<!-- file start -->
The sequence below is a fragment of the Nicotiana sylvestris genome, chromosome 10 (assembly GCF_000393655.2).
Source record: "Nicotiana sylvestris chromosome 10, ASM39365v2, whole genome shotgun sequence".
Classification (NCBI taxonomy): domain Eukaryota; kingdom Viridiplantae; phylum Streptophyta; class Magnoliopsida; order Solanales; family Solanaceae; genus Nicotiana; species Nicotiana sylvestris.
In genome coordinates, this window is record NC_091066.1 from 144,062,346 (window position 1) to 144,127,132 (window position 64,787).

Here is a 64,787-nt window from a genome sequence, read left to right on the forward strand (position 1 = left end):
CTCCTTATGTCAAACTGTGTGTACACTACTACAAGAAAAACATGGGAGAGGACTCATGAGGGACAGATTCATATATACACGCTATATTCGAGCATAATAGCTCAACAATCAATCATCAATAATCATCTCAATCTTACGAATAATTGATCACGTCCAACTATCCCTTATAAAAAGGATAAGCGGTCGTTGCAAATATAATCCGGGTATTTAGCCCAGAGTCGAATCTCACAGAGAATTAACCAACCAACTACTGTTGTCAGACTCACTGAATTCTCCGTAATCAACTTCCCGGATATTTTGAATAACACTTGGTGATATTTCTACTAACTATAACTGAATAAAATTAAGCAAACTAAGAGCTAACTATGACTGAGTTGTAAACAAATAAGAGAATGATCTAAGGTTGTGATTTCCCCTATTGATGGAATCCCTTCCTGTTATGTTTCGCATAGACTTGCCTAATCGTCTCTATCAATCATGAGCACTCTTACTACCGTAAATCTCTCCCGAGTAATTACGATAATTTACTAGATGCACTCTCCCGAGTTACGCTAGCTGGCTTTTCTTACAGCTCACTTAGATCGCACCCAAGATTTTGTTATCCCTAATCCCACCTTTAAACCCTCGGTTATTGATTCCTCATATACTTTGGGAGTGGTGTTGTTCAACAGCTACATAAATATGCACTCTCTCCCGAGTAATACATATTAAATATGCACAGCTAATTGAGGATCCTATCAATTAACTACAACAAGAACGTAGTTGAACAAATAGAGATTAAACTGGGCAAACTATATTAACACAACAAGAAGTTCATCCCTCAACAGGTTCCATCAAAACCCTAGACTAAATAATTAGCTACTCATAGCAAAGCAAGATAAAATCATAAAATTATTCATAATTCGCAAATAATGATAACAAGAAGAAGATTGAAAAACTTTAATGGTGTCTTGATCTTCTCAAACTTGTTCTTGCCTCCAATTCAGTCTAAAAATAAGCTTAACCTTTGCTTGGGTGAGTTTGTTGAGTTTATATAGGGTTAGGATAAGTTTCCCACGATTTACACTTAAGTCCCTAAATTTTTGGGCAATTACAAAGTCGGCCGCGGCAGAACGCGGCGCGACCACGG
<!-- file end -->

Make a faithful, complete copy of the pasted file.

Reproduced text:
The sequence below is a fragment of the Nicotiana sylvestris genome, chromosome 10 (assembly GCF_000393655.2).
Source record: "Nicotiana sylvestris chromosome 10, ASM39365v2, whole genome shotgun sequence".
Classification (NCBI taxonomy): domain Eukaryota; kingdom Viridiplantae; phylum Streptophyta; class Magnoliopsida; order Solanales; family Solanaceae; genus Nicotiana; species Nicotiana sylvestris.
In genome coordinates, this window is record NC_091066.1 from 144,062,346 (window position 1) to 144,127,132 (window position 64,787).

Here is a 64,787-nt window from a genome sequence, read left to right on the forward strand (position 1 = left end):
CTCCTTATGTCAAACTGTGTGTACACTACTACAAGAAAAACATGGGAGAGGACTCATGAGGGACAGATTCATATATACACGCTATATTCGAGCATAATAGCTCAACAATCAATCATCAATAATCATCTCAATCTTACGAATAATTGATCACGTCCAACTATCCCTTATAAAAAGGATAAGCGGTCGTTGCAAATATAATCCGGGTATTTAGCCCAGAGTCGAATCTCACAGAGAATTAACCAACCAACTACTGTTGTCAGACTCACTGAATTCTCCGTAATCAACTTCCCGGATATTTTGAATAACACTTGGTGATATTTCTACTAACTATAACTGAATAAAATTAAGCAAACTAAGAGCTAACTATGACTGAGTTGTAAACAAATAAGAGAATGATCTAAGGTTGTGATTTCCCCTATTGATGGAATCCCTTCCTGTTATGTTTCGCATAGACTTGCCTAATCGTCTCTATCAATCATGAGCACTCTTACTACCGTAAATCTCTCCCGAGTAATTACGATAATTTACTAGATGCACTCTCCCGAGTTACGCTAGCTGGCTTTTCTTACAGCTCACTTAGATCGCACCCAAGATTTTGTTATCCCTAATCCCACCTTTAAACCCTCGGTTATTGATTCCTCATATACTTTGGGAGTGGTGTTGTTCAACAGCTACATAAATATGCACTCTCTCCCGAGTAATACATATTAAATATGCACAGCTAATTGAGGATCCTATCAATTAACTACAACAAGAACGTAGTTGAACAAATAGAGATTAAACTGGGCAAACTATATTAACACAACAAGAAGTTCATCCCTCAACAGGTTCCATCAAAACCCTAGACTAAATAATTAGCTACTCATAGCAAAGCAAGATAAAATCATAAAATTATTCATAATTCGCAAATAATGATAACAAGAAGAAGATTGAAAAACTTTAATGGTGTCTTGATCTTCTCAAACTTGTTCTTGCCTCCAATTCAGTCTAAAAATAAGCTTAACCTTTGCTTGGGTGAGTTTGTTGAGTTTATATAGGGTTAGGATAAGTTTCCCACGATTTACACTTAAGTCCCTAAATTTTTGGGCAATTACAAAGTCGGCCGCGGCAGAACGCGGCGCGACCACGG